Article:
As for the fact that such offences are not normally given, that surely reflects on the refs in other matches, not this one.  The rules are there and refs should apply them all.   Yes, they do let some go – the number of foul throws around at the moment seems very high, and I have not seen a ref this season take any notice at all of the rule which says how long a keeper can hold a ball for.  Nor indeed do many taken any action concerning deliberate time wasting, and we certainly saw a lot of that on Saturday.

Indeed the Norwich complaints focussed on Theo being offside for the last goal – which he was – but ignored the constant law breaking by their own keeper.  I guess all of us as fans see what we want.

But just because refs don’t apply some rules does not mean that the situation should not be reformed.  If refs tightened up on these offences, then players would play by the rules.

Meanwhile most attention is still on the FA Cup, and I am pleased to say that by this morning’s papers one or two columnists are waking up to the notion that it is not good enough for the FA to blame everyone else.  I’m sure they didn’t read Untold, but at least we had the pleasure of getting to the story rather more quickly.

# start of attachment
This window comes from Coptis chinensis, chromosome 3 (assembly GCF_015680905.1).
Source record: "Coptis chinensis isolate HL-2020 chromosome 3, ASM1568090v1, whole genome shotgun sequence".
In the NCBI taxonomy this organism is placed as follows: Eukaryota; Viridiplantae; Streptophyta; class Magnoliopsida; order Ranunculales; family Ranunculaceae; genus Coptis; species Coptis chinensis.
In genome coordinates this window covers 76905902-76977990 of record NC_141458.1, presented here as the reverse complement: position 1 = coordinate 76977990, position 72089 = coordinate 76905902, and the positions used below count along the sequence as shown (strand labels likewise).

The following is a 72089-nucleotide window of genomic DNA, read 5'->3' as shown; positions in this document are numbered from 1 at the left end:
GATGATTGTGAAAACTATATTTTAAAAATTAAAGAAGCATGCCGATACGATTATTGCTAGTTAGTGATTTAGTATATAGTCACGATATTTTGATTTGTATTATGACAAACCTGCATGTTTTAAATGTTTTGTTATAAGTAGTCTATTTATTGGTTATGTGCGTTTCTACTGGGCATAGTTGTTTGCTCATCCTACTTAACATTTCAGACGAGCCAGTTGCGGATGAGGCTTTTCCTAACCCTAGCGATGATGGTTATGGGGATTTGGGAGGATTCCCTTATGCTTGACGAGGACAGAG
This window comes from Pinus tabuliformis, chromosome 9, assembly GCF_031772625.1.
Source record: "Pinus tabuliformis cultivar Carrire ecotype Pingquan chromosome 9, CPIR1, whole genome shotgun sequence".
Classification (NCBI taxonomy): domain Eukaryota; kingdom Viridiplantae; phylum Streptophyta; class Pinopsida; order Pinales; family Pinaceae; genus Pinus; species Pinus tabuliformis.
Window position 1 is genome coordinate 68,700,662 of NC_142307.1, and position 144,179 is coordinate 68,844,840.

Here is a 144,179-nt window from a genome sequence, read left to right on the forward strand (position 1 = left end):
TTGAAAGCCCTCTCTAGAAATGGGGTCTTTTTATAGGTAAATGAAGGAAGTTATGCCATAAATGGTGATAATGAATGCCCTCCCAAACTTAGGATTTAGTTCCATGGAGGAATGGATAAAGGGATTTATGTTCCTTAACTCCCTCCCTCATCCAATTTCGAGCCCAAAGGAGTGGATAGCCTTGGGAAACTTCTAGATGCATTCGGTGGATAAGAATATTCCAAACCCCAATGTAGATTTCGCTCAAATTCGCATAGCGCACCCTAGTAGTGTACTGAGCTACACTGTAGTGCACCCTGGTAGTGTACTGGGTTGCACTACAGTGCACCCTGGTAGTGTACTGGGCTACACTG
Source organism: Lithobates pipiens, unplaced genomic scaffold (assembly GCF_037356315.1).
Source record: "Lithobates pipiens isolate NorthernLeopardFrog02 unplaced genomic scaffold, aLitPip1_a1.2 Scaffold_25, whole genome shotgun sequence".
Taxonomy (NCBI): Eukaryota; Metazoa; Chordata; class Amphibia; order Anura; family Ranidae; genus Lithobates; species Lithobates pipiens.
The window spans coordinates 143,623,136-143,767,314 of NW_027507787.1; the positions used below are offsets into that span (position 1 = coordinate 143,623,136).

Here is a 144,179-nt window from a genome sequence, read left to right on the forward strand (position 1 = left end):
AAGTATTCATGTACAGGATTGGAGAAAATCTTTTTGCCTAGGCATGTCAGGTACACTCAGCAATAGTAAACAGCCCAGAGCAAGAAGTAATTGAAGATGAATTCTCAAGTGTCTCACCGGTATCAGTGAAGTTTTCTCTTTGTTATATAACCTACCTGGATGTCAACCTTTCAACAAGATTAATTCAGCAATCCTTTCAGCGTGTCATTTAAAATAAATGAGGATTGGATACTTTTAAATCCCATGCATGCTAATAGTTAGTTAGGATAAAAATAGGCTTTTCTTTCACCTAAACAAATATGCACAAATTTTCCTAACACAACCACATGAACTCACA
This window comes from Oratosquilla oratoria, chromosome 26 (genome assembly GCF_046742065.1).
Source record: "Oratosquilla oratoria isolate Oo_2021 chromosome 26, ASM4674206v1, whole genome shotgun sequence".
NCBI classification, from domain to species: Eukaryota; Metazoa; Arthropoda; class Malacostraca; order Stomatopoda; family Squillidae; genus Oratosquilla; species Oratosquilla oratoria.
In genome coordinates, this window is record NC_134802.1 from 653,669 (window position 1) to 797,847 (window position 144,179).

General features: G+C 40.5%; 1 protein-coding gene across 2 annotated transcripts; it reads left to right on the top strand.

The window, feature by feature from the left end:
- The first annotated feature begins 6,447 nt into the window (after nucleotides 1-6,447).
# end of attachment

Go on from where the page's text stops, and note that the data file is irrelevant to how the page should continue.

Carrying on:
But it has been rather amusing to see the FA accept the good old argument that “some of the fans had been drinking alcohol” while conveniently forgetting that the FA Cup is sponsored by a lager company.

The other big point is that Millwall sold a fair number of its tickets on the open market.  There is an argument over whether this actually made any difference, and some argue that the unsold tickets were the more expensive ones upstairs where they say there was no fighting.   But I heard a guy on 606 suggest that problems began with people throwing stuff from the upper tier down on the lower tier.

Of course I wasn’t there so I can’t say, but holding a semi-final at Wembley instead of at a club ground as used to be the case, does mean that when a club with lesser support gets into the semi, there will be lots of tickets available.  I’ve mentioned before the Arsenal v Blackburn semi-final at the Millennium Stadium where vast swathes of the ground were empty as Blackburn supporters failed to buy into the game.  It happens, and has been happening for ages – only this time a lot of the tickets went to people who clearly were not regular Millwall fans.

But whoever is to blame, policing by CCTV, as it has now been called, does seem to be a poor way to handle matters, if, as has been reported, stewards are not permitted to deal with real problems.  Being reliant on lots of stewards who are effectively useless in a difficult situation, while having the police watching the situation on cameras means they are going to take a long time to get into the crowd.  When they do they are wielding truncheons – and if you have ever been caught in the middle of that type of situation you will know it is not at all where you want to be.

Anyway, here’s a footnote to take us all happily onwards with the gloriously organised game of football.